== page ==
The Magnitsky Clause Part 1: Profiting from the suppression of whistleblowers – what does it mean for business?
George Osborne delivered his eighth Budget as Chancellor yesterday. Below are some of the key announcements affecting individuals:
Higher rate threshold to increase to £45,000
The point at which you pay the higher rate of Income Tax (40%) will increase from £42,385 to £43,000 in 2016 and to £45,000 in April 2017.
The Personal Allowance to increase to £11,500
The Personal Allowance is the amount of income you can earn before you start paying Income Tax. This is currently £10,600 – it will already rise to £11,000 in 2016, and will now increase further to £11,500 in April 2017.
Capital Gains Tax to be cut
From 6 April 2016 the higher rate of capital gains tax will be reduced from 28% to 20% and the basic rate will be reduced from 18% to 10%. The reduced rates will not be available on disposals of carried interest and gains on residential properties. These will be subject to an 8% surcharge on the new rates.
Entrepreneurs’ relief will be extended to long term investors in unlisted companies. This will provide a 10% rate of CGT for gains on newly issued shares in unlisted companies purchased on or after 17 March 2016, provided they are held for a minimum of three years from 6 April 2016, and subject to a separate lifetime limit of £10 million of gains. This relief is not available to employees or directors.
Stamp Duty Land Tax (SDLT) on additional properties
At midnight yesterday, SDLT payable on non-residential properties was replaced with a progressive rate system, rather than the current slab rate, so that SDLT is charged paid on the portion of the purchase price in each band. The new rates will be 0% for the portion of the transaction value between £0 and £150,000; 2% between £150,001 and £250,000; and 5% above £250,000. There will be transactional rules for those acquisitions where exchange has taken place before 17 March 2016. For larger commercial property acquisitions this change will represent a significant increase in the SDLT cost.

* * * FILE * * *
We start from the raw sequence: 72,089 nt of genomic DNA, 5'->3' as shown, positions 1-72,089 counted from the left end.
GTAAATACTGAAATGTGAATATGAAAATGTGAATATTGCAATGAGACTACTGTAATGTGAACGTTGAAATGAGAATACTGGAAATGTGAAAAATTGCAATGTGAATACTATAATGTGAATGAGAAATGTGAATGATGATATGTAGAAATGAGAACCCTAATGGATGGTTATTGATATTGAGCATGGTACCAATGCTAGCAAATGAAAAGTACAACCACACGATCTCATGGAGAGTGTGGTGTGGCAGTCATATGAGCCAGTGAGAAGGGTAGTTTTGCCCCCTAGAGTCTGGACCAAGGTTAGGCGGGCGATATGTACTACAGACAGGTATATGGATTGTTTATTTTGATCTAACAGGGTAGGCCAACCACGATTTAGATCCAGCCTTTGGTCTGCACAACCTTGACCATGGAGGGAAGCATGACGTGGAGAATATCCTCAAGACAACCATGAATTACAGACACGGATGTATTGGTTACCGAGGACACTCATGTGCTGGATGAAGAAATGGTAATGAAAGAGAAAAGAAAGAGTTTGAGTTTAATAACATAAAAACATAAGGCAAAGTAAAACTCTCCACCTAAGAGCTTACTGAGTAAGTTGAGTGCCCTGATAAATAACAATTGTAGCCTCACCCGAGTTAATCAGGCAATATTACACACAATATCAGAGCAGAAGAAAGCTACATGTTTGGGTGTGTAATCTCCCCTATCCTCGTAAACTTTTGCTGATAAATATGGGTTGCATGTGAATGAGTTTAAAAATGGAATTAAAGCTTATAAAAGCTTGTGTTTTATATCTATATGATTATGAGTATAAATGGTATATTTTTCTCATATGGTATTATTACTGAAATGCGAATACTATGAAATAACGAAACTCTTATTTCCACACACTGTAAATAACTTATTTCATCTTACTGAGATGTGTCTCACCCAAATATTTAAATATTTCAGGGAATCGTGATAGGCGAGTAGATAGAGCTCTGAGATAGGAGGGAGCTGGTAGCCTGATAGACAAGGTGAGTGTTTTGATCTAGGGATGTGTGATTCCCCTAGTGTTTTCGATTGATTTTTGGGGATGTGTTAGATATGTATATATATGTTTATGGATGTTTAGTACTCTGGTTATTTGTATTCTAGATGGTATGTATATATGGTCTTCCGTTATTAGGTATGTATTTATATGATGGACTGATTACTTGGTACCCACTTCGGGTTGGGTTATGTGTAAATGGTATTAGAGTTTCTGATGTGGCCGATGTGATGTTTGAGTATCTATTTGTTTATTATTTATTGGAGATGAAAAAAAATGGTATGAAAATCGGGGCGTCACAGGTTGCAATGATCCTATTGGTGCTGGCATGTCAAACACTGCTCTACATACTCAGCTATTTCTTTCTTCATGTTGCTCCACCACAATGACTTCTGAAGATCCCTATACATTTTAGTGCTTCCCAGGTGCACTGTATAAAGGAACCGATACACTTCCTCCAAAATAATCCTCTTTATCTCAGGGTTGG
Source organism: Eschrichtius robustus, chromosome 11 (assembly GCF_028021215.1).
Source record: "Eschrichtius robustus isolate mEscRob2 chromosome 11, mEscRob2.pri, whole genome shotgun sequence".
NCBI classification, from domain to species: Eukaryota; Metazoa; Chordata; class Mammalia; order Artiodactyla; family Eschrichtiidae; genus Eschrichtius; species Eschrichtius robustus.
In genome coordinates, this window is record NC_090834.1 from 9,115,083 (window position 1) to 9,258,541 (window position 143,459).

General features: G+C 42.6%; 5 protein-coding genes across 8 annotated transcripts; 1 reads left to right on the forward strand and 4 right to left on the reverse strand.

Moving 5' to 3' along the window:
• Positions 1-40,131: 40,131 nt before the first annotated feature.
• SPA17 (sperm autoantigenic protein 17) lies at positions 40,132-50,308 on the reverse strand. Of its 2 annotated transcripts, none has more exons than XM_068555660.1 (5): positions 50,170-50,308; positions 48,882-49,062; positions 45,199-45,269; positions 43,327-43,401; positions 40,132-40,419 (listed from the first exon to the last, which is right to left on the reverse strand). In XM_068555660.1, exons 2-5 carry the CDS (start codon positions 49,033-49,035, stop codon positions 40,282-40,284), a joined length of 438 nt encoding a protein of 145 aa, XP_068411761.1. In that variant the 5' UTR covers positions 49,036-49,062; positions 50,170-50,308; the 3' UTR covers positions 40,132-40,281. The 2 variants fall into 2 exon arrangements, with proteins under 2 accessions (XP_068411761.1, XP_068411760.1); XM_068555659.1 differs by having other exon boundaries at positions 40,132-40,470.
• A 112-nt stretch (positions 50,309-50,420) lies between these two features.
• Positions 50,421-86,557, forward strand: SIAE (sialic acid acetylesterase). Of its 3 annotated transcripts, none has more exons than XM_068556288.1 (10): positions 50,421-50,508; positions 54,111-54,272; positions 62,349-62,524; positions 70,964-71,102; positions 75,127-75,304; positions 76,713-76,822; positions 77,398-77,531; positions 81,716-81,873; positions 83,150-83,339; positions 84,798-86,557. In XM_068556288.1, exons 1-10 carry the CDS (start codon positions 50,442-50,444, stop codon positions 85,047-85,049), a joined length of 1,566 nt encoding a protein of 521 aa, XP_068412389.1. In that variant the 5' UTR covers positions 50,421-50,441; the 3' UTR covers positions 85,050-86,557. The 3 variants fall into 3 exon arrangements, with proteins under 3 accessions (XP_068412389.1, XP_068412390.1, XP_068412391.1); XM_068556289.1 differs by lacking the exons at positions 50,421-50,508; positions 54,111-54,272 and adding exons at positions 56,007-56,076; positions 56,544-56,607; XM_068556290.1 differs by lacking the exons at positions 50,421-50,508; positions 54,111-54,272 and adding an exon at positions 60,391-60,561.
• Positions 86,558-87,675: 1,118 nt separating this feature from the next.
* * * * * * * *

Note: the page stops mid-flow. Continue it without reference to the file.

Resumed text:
Off-Payroll Engagement in the Public Sector
From April 2017, where the public sector engages an off-payroll worker through their own limited company, that body (or the recruiting agency if the public sector body engages through one) will become responsible for determining whether the rules should apply, and for paying the right tax.
Loans to Participators
The loans to participators tax rate will be increased from 25% to 32.5% in April 2016, with effect for loans, advances and arrangements made on or after 6 April 2016.
Property and trading income allowances
From April 2017, the government will introduce a new £1,000 allowance for property income and a £1,000 allowance for trading income. Individuals with property income or trading income below £1,000 will no longer need to declare or pay tax on that income. Those with income above the allowance will be able to calculate their taxable profit either by deducting their expenses in the normal way or by simply deducting the relevant allowance.
Changes to the disguised remuneration regime have been introduced with immediate effect, to restrict the effect of rules that allow employees to escape tax charges by paying for assets held in trusts by introducing a targeted anti-avoidance rule – if there is a tax avoidance motive underlying the transaction, it will be treated as giving rise to income tax and NIC charges immediately.
Budget 2016 confirms that non-doms who become deemed-domiciled in April 2017 can treat the cost base of their non-UK based assets as being the market value of that asset on 6 April 2017. Individuals who expect to become deemed UK domicile under the 15 out of 20 year rule will be subject to transitional provision with regards to offshore funds to provide certainty on how amounts remitted to the UK will be taxed.
Pensions and savings
From April 2017 a new Lifetime ISA will be introduced for adults under 40. Savers will be able to pay in £4,000 per year and receive a 25% bonus up to their 50th birthday. The funds can be withdrawn from age 60 or at any time after the first 12 months if the funds are used to purchase a first home up to £450,000. You can withdraw the money at any time before you turn 60, but you will lose the government bonus (and any interest or growth on this). You will also have to pay a 5% charge.
ISA limit to increase to £20,000
The total amount you can save each year into all ISAs will also be increased from £15,240 to £20,000 from April 2017.
Should you have any questions about the issues raised in this blog, please contact a member of our private client team.
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